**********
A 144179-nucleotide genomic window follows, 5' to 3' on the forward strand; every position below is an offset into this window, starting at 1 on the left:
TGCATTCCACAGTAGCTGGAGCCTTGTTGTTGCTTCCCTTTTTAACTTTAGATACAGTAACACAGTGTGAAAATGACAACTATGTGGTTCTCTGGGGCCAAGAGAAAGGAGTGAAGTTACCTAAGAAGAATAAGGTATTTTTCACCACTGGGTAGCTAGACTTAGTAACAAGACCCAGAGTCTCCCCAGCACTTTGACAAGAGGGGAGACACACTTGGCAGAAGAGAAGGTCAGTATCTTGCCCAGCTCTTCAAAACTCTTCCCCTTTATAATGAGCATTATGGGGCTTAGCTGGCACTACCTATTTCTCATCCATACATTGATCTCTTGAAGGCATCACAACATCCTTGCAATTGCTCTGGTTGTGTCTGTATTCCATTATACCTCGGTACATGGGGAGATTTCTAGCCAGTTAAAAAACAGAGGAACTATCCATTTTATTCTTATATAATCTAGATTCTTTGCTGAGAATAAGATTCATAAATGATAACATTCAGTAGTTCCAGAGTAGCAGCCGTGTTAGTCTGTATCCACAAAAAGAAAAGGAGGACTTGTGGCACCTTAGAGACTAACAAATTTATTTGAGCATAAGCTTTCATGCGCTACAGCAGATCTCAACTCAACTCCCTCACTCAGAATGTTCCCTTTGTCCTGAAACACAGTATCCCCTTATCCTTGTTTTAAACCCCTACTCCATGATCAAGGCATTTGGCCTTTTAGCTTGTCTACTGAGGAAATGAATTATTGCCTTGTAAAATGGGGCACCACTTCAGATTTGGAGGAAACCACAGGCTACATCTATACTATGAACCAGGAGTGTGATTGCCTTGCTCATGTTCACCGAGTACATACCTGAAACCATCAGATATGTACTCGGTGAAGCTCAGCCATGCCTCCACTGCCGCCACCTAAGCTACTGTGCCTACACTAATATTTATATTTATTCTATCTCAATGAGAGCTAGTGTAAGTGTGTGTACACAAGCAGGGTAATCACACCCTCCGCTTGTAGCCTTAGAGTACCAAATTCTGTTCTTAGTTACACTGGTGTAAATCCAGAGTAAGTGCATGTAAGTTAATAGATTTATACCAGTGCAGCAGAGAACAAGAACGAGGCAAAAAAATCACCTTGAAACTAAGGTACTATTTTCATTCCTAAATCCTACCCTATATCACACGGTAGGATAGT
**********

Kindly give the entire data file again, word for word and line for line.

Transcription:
A 144179-nucleotide genomic window follows, 5' to 3' on the forward strand; every position below is an offset into this window, starting at 1 on the left:
TGCATTCCACAGTAGCTGGAGCCTTGTTGTTGCTTCCCTTTTTAACTTTAGATACAGTAACACAGTGTGAAAATGACAACTATGTGGTTCTCTGGGGCCAAGAGAAAGGAGTGAAGTTACCTAAGAAGAATAAGGTATTTTTCACCACTGGGTAGCTAGACTTAGTAACAAGACCCAGAGTCTCCCCAGCACTTTGACAAGAGGGGAGACACACTTGGCAGAAGAGAAGGTCAGTATCTTGCCCAGCTCTTCAAAACTCTTCCCCTTTATAATGAGCATTATGGGGCTTAGCTGGCACTACCTATTTCTCATCCATACATTGATCTCTTGAAGGCATCACAACATCCTTGCAATTGCTCTGGTTGTGTCTGTATTCCATTATACCTCGGTACATGGGGAGATTTCTAGCCAGTTAAAAAACAGAGGAACTATCCATTTTATTCTTATATAATCTAGATTCTTTGCTGAGAATAAGATTCATAAATGATAACATTCAGTAGTTCCAGAGTAGCAGCCGTGTTAGTCTGTATCCACAAAAAGAAAAGGAGGACTTGTGGCACCTTAGAGACTAACAAATTTATTTGAGCATAAGCTTTCATGCGCTACAGCAGATCTCAACTCAACTCCCTCACTCAGAATGTTCCCTTTGTCCTGAAACACAGTATCCCCTTATCCTTGTTTTAAACCCCTACTCCATGATCAAGGCATTTGGCCTTTTAGCTTGTCTACTGAGGAAATGAATTATTGCCTTGTAAAATGGGGCACCACTTCAGATTTGGAGGAAACCACAGGCTACATCTATACTATGAACCAGGAGTGTGATTGCCTTGCTCATGTTCACCGAGTACATACCTGAAACCATCAGATATGTACTCGGTGAAGCTCAGCCATGCCTCCACTGCCGCCACCTAAGCTACTGTGCCTACACTAATATTTATATTTATTCTATCTCAATGAGAGCTAGTGTAAGTGTGTGTACACAAGCAGGGTAATCACACCCTCCGCTTGTAGCCTTAGAGTACCAAATTCTGTTCTTAGTTACACTGGTGTAAATCCAGAGTAAGTGCATGTAAGTTAATAGATTTATACCAGTGCAGCAGAGAACAAGAACGAGGCAAAAAAATCACCTTGAAACTAAGGTACTATTTTCATTCCTAAATCCTACCCTATATCACACGGTAGGATAGT